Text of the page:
"Stopping the Clock"
Op-Ed, Boston Globe
January 19, 2012
Author: Juliette Kayyem, Lecturer in Public Policy
Belfer Center Programs or Projects: International Security
Scientists hope 'the people' will spread the Doomsday word.
IF A doomsday clock chimes in an obscure science journal does it make a sound?
The board of the Bulletin of Atomic Scientists last week announced in its magazine it had moved its notorious Doomsday Clock one minute closer to, well, doomsday. It's now 11:55, up (or down) from 2010's more optimistic 11:54. But the fact we are now 60 seconds closer to midnight — that is, to oblivion — barely registered a notice. And that's a shame.
Obviously, we do not need to be reminded that things are tough out there. And admittedly, when the smart scientists decided to add global warming and biological harms to the clock's matrix in 2007, their previous laser focus on nuclear Armageddon lost its impact. Their explanation of why things have gotten one minute worse is a laundry list that includes nuclear proliferation, Iran, Japan's nuclear disaster and its effects on nuclear power investments, carbon emissions, and virulent strains of viruses that can be used for lethal purposes. Talk about diluting the brand.
But the biggest surprise of this year's announcement that we are a tick-tock closer toward obliteration is the bulletin's unprecedented appeal for grass-roots backers. The most serious and austere journal publication, founded by scientists linked to the Manhattan Project, has gone all Occupy on us.
"We ask other scientists and experts to join us in engaging ordinary citizens" to convince governments that time is a-ticking, reads the Bulletin's parting entreaty to readers. And just to make sure you know what they have in mind, the journal authors added: "The power of people is essential," pointing to and praising the Arab Spring, Russian protests, and the Occupy movements.
It's a long way from game theory and containment.
Now, the bulletin has never been accused of reading like Mother Jones magazine, but it may have revived the clock's relevancy by begging for public participation. While continuing to be masters of doom, the directors seem acutely aware that in an interconnected world, great announcements from the mountaintop from a bunch of smart scientists don't have the same impact as they did decades ago. Wanting to get with it, so to speak, the board is urging the world's citizens to express their frustration with all that has gone wrong with their governments.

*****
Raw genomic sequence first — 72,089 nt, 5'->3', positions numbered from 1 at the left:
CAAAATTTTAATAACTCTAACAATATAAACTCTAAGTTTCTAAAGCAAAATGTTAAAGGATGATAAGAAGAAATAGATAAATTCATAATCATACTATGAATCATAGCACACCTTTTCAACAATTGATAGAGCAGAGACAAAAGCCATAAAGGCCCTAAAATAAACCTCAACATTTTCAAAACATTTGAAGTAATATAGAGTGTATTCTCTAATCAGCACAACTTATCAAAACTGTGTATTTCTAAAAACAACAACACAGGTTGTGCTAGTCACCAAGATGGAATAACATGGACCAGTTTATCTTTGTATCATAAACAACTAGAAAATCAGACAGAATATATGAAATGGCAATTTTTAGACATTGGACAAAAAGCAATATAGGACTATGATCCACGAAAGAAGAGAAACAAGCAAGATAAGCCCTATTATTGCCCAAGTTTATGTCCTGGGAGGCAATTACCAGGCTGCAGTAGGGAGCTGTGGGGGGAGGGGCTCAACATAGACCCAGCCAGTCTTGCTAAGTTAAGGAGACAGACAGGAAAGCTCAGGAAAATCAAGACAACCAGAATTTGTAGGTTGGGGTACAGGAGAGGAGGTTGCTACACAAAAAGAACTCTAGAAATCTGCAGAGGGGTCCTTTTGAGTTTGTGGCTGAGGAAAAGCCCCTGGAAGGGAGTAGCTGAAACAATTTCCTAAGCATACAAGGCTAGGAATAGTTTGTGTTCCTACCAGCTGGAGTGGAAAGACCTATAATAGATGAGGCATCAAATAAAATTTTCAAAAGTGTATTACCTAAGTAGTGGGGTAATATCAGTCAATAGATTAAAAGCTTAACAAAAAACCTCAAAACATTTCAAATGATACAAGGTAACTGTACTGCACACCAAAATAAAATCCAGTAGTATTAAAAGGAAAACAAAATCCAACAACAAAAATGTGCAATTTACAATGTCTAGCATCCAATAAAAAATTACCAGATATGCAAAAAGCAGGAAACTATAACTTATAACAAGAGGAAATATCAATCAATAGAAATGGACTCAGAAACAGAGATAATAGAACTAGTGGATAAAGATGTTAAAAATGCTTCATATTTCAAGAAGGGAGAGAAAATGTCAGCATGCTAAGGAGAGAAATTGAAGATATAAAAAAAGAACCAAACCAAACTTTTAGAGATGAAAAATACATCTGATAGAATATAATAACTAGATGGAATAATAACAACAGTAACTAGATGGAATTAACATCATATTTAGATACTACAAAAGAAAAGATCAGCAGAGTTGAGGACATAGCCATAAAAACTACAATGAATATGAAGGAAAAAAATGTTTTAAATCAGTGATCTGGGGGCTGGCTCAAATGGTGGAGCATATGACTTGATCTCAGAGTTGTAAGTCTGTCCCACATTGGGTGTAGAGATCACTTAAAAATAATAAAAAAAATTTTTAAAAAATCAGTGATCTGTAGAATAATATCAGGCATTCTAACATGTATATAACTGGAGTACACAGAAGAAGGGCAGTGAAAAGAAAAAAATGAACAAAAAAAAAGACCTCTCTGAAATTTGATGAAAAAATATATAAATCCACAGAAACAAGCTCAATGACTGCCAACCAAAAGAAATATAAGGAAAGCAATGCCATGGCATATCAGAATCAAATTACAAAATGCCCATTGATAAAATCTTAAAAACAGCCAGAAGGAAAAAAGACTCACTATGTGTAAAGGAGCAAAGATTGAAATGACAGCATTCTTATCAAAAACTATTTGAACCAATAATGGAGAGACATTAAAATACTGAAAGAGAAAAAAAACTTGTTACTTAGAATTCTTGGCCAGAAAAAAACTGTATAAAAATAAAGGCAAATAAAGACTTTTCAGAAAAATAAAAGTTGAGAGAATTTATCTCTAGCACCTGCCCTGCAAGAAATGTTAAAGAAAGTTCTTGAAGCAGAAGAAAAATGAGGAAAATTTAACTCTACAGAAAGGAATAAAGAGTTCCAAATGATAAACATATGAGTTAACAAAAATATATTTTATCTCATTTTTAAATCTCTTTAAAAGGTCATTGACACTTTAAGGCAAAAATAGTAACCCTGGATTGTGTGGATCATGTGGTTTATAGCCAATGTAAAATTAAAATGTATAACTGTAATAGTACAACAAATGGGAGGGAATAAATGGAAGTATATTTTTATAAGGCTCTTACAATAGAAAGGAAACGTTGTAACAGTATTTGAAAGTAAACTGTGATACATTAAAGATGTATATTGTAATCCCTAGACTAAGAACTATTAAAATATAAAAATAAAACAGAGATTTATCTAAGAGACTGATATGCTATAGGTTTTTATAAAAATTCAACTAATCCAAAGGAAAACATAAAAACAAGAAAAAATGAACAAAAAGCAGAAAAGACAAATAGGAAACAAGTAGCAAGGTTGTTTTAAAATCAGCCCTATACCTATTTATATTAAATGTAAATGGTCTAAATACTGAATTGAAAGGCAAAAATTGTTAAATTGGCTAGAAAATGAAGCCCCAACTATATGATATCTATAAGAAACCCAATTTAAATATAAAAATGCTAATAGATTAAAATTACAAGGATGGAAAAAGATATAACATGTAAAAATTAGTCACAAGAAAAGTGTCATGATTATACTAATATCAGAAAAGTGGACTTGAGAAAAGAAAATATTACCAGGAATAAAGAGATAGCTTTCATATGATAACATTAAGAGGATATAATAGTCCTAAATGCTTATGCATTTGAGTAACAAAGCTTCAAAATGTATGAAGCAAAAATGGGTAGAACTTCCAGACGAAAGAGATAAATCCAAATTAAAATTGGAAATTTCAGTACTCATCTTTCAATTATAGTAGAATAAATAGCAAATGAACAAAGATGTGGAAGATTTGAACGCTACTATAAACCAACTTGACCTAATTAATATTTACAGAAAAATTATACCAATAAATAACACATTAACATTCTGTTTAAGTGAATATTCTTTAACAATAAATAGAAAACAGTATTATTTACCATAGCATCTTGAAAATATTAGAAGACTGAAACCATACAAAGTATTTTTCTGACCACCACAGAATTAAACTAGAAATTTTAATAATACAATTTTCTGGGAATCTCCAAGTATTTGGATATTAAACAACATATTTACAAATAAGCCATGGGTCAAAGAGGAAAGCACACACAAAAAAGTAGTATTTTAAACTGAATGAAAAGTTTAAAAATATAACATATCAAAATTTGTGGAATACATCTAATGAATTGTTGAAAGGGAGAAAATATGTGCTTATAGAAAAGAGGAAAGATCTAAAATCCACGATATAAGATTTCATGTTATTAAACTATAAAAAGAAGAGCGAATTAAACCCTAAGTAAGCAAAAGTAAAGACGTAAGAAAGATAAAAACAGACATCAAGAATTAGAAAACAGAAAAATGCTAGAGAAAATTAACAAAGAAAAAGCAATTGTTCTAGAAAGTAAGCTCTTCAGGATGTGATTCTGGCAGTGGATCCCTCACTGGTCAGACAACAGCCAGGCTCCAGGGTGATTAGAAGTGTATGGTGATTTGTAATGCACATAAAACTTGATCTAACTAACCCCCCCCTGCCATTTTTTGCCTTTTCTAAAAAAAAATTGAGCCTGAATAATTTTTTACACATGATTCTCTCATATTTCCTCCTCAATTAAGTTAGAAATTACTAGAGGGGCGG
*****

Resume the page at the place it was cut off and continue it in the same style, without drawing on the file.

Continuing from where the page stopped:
This is a far cry from the clock's beginnings.
In 1947, with the advent of the Cold War, the clock first appeared at 11:53. Reflecting progress and failure on the nuclear front, mostly between the two superpowers, the clock ebbed and flowed with major moments in nuclear history measured in treaties signed and conventions violated. The clock has always set great store in formal diplomacy, an affinity that seems antiquated in a much faster age when progress, or doom, is often measured in seconds.
It may be that the smart scientists' appeal to citizens is a direct reflection of the fact that potential nuclear, environmental, and biological disasters have become shockingly democratic as well. The current focus may be on Iran's acquisition of a nuclear weapon, but according to the International Panel on Fissile Materials, "substantial quantities of highly enriched uranium" exist in 40 non-weapons states. Backyard hobbyists can use fragments of genetic material to engineer deadly bioweapons. Lone terrorists may be seeking nuclear materials. Major companies threaten all manner of wildlife and pristine shores.
Maybe doomsday clocks, like color codes for terrorism threats, are a relic of the past. And there is something quaint about measuring doom in a publication that only comes out every other month. After all, in 1962, showing a strange allegiance to magazine deadlines, the clock missed our truest test of nuclear brinkmanship, the Cuban Missile Crisis, because the entire event was settled before the board could move the minute hand.
But since this one did just chime, here's what could be heard: Even those scientists watching for the end think it's up to us, and not the government, to stop the clock before it hits midnight. Their desperate hope is that "the people" are listening.
For more information about this publication please contact the Belfer Center Communications Office at 617-495-9858.
Full text of this publication is available at:
For Academic Citation: